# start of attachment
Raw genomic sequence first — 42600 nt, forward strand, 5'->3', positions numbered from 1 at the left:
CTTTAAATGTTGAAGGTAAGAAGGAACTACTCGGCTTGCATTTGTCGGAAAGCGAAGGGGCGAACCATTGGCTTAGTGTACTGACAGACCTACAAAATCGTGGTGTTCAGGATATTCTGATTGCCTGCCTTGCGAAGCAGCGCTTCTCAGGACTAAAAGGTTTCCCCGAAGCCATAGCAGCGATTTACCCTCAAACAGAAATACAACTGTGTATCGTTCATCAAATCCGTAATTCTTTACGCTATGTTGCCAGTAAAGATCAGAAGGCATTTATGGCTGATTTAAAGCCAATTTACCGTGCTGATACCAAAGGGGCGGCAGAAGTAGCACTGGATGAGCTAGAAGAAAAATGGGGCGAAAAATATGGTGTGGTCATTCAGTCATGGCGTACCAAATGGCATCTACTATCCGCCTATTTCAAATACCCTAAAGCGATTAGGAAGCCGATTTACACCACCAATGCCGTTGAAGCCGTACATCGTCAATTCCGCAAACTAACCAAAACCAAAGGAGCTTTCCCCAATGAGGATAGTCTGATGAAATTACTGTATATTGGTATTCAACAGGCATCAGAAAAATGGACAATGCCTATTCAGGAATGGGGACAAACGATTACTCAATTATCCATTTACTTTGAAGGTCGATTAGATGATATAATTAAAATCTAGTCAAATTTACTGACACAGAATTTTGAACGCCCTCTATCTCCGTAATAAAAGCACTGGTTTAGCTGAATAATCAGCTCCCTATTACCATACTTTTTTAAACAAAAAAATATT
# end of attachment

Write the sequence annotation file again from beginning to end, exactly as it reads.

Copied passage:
Raw genomic sequence first — 42600 nt, forward strand, 5'->3', positions numbered from 1 at the left:
CTTTAAATGTTGAAGGTAAGAAGGAACTACTCGGCTTGCATTTGTCGGAAAGCGAAGGGGCGAACCATTGGCTTAGTGTACTGACAGACCTACAAAATCGTGGTGTTCAGGATATTCTGATTGCCTGCCTTGCGAAGCAGCGCTTCTCAGGACTAAAAGGTTTCCCCGAAGCCATAGCAGCGATTTACCCTCAAACAGAAATACAACTGTGTATCGTTCATCAAATCCGTAATTCTTTACGCTATGTTGCCAGTAAAGATCAGAAGGCATTTATGGCTGATTTAAAGCCAATTTACCGTGCTGATACCAAAGGGGCGGCAGAAGTAGCACTGGATGAGCTAGAAGAAAAATGGGGCGAAAAATATGGTGTGGTCATTCAGTCATGGCGTACCAAATGGCATCTACTATCCGCCTATTTCAAATACCCTAAAGCGATTAGGAAGCCGATTTACACCACCAATGCCGTTGAAGCCGTACATCGTCAATTCCGCAAACTAACCAAAACCAAAGGAGCTTTCCCCAATGAGGATAGTCTGATGAAATTACTGTATATTGGTATTCAACAGGCATCAGAAAAATGGACAATGCCTATTCAGGAATGGGGACAAACGATTACTCAATTATCCATTTACTTTGAAGGTCGATTAGATGATATAATTAAAATCTAGTCAAATTTACTGACACAGAATTTTGAACGCCCTCTATCTCCGTAATAAAAGCACTGGTTTAGCTGAATAATCAGCTCCCTATTACCATACTTTTTTAAACAAAAAAATATT